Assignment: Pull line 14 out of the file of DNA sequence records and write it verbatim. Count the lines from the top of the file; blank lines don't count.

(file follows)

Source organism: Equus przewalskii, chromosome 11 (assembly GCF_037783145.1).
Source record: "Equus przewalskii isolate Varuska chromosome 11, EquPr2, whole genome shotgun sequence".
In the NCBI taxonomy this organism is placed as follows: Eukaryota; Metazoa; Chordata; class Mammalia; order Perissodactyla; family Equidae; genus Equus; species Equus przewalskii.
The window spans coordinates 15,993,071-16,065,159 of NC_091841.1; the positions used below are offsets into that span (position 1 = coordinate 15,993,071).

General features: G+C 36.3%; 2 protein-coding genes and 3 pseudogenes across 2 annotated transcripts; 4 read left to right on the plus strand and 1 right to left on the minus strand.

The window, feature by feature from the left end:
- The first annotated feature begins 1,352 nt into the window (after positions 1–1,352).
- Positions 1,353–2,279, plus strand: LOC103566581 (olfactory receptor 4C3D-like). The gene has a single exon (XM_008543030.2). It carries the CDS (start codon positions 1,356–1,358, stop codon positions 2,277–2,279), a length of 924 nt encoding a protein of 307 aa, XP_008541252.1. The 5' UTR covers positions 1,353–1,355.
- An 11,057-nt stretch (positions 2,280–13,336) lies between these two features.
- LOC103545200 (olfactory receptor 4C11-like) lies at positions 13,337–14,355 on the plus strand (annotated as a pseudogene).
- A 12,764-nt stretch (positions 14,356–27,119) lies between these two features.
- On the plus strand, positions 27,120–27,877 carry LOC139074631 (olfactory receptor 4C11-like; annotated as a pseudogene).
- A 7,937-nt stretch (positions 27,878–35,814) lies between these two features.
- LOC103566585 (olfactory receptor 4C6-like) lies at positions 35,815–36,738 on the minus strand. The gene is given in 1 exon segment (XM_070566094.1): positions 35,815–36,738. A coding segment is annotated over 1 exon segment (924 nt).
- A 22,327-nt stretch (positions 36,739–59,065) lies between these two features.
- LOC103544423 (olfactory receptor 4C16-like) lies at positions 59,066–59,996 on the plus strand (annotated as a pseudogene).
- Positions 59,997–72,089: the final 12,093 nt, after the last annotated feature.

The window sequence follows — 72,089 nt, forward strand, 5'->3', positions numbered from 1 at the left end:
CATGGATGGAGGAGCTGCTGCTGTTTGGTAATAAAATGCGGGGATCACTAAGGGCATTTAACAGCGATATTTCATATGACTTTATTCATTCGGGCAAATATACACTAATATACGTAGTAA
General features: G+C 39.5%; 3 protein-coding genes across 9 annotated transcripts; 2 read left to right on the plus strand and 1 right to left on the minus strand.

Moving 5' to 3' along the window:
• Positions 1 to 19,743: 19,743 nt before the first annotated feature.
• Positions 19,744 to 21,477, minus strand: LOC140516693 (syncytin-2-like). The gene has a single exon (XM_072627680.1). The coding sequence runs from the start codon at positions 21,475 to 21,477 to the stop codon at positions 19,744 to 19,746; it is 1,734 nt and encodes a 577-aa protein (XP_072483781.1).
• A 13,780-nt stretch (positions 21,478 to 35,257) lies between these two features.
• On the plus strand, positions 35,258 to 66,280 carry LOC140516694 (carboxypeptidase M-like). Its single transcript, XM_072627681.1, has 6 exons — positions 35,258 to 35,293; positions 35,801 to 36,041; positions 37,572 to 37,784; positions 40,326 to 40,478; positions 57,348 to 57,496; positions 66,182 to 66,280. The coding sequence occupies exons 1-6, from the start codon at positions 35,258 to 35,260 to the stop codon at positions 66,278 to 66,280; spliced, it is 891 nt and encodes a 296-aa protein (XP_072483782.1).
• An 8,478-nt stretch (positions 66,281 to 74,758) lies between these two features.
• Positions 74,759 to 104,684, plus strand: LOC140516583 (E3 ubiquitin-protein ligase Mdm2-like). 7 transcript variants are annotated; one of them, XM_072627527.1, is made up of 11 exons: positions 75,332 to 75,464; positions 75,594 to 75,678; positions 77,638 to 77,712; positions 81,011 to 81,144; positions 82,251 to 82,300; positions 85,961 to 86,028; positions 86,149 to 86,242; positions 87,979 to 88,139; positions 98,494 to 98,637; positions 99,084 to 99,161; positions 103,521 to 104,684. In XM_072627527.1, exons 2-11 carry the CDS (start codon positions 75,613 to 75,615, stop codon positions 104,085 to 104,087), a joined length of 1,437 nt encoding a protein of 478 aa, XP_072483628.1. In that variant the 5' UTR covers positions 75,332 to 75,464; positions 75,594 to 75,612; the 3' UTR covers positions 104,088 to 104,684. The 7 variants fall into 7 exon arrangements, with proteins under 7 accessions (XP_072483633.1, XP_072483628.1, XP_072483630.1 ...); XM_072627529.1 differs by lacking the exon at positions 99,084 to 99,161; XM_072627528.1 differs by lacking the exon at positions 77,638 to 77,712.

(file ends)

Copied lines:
- LOC103566585 (olfactory receptor 4C6-like) lies at positions 35,815–36,738 on the minus strand. The gene is given in 1 exon segment (XM_070566094.1): positions 35,815–36,738. A coding segment is annotated over 1 exon segment (924 nt).